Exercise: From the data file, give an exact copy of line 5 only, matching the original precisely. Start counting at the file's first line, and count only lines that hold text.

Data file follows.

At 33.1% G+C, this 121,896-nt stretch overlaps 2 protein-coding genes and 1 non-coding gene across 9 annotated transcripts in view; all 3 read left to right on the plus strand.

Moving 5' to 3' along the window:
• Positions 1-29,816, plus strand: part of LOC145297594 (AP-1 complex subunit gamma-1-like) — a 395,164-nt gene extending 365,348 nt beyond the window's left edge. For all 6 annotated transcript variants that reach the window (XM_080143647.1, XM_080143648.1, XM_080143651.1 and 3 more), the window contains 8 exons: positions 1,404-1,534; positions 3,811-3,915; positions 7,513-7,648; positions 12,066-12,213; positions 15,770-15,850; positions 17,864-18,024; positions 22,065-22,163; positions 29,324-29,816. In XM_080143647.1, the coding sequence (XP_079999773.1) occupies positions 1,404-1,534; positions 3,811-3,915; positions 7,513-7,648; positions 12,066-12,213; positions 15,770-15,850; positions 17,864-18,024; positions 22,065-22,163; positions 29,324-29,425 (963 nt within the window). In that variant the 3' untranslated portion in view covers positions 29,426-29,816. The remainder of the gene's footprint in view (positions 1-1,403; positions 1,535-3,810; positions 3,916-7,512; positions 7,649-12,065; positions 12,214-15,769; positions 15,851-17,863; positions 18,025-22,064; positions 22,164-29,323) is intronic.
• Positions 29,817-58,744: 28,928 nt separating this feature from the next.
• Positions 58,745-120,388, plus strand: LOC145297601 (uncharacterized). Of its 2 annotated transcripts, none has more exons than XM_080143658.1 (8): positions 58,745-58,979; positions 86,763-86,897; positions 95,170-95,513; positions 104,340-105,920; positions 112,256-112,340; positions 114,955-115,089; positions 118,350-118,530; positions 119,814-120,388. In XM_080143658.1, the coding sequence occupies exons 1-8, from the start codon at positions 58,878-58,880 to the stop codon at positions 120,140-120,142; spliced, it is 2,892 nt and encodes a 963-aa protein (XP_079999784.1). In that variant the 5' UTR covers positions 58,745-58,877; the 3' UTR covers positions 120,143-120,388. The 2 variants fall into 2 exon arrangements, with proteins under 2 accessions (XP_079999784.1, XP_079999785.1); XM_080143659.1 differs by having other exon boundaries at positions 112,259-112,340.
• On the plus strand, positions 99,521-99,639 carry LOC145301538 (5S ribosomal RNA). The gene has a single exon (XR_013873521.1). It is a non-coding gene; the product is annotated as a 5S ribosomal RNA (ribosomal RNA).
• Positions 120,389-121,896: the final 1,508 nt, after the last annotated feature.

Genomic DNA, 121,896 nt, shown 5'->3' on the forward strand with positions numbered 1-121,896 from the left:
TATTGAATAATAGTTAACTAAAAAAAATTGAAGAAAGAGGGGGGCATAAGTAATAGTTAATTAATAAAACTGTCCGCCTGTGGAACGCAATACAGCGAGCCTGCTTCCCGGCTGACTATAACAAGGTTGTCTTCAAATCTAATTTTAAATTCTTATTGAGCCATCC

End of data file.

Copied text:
• Positions 58,745-120,388, plus strand: LOC145297601 (uncharacterized). Of its 2 annotated transcripts, none has more exons than XM_080143658.1 (8): positions 58,745-58,979; positions 86,763-86,897; positions 95,170-95,513; positions 104,340-105,920; positions 112,256-112,340; positions 114,955-115,089; positions 118,350-118,530; positions 119,814-120,388. In XM_080143658.1, the coding sequence occupies exons 1-8, from the start codon at positions 58,878-58,880 to the stop codon at positions 120,140-120,142; spliced, it is 2,892 nt and encodes a 963-aa protein (XP_079999784.1). In that variant the 5' UTR covers positions 58,745-58,877; the 3' UTR covers positions 120,143-120,388. The 2 variants fall into 2 exon arrangements, with proteins under 2 accessions (XP_079999784.1, XP_079999785.1); XM_080143659.1 differs by having other exon boundaries at positions 112,259-112,340.